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Date: Thu, 28 Aug 2014 18:03:31 +0400
From: Solar Designer <>
Subject: Re: [PHC] What Microsoft Would like from the PHC - Passwords14 presentation

On Thu, Aug 28, 2014 at 01:59:08PM +1000, Rade Vuckovac wrote:
> One recommendation to remedy some of
> the timing leaks is to keep everything in cache, which in practice is not a
> trivial task. The guess is that mentioned remedy can be similarly obtained
> if everything is kept outside of cache. That option is far from optimal in
> AES case. However in the password hashing realm (optimisation is not
> imperative) non-cacheable memory option may be proven effective:
> 1st it is relatively easy to allocate non-cacheable memory (comparing to
> keeping everything in cache).

"Relatively" easy, maybe.  But not easy at all, except as a
proof-of-concept running on a specific machine, under a specific OS, and
with specific privileges.

> It is not portable but it seems that every major OS supports that option.

This also involves hardware support, which might or might not be present
and usable for our purpose.

Non-cacheable memory is generally for things such as DMA, so it should
guarantee non-cacheable semantics, but not necessarily timings.  There
might still be some caching as long as it's transparent semantics-wise
with respect to DMA to/from off-CPU components on a given platform.

Then, what about TLBs?  There may still be TLB hits/misses for the pages
even if the data on those pages is not cacheable.  "TLB timing attacks",
anyone?  This could be worked around by using exactly one "huge page",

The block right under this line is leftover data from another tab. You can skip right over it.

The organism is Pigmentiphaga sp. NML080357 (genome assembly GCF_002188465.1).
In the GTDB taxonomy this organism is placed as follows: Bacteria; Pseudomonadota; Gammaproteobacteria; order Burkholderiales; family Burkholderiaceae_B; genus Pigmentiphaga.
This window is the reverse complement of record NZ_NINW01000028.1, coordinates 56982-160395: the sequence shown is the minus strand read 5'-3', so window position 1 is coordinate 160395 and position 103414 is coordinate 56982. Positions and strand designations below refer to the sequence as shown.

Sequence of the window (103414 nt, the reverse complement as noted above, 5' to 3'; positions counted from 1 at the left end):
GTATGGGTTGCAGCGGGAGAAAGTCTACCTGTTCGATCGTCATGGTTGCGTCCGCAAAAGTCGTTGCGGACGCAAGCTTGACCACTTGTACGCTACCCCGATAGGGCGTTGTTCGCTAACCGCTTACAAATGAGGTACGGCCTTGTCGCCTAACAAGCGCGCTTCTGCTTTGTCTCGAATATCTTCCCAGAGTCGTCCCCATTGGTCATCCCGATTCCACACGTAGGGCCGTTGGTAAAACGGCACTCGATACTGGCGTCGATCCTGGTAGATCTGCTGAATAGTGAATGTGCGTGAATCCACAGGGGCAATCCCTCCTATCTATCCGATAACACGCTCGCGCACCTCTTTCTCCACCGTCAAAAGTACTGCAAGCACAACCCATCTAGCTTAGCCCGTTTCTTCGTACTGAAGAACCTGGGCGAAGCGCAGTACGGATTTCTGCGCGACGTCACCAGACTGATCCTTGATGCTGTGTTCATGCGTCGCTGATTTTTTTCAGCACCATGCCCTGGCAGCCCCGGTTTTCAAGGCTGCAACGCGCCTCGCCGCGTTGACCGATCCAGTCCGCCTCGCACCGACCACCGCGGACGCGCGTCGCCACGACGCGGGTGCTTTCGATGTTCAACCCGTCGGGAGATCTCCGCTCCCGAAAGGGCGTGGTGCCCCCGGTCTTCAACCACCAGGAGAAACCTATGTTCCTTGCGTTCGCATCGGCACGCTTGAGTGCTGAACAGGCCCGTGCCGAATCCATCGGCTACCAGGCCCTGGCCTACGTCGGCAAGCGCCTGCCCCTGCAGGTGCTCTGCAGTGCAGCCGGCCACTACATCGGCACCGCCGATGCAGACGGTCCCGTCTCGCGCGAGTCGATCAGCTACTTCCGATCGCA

which can be up to 1 GB on x86-64, but again this is hardware platform
specific and it requires OS support, configuration, and privileges.

> 2nd From attacker and defender point of view, a memory accessed randomly
> significantly larger (scrypt recommendation for example) than available
> caches, non-cacheable memory allocation might be more optimal than using
> cache and frequently swapping cache with RAM.

I'd expect this to help only in terms of avoiding cache thrashing, which
is relevant if you have other frequently accessed data in the caches.
Normally, this is what you'd use "non-temporal" loads and stores for,
instead of going for non-cacheable memory.  To clarify: no, use of
non-temporal loads and stores doesn't guarantee cache timing attack
resistance, as it bypasses only some rather than all levels of caches,
and also as it's merely a hint, which CPUs are free to honor or ignore.

(yescrypt uses non-temporal loads for the "ROM", to help keep portions
of the "RAM" cached.  In my testing, this provides a speedup on AMD, but
not on Intel CPUs.  For the "RAM", there's no speedup from non-temporal
loads given yescrypt's access pattern, on the CPUs I tested.)


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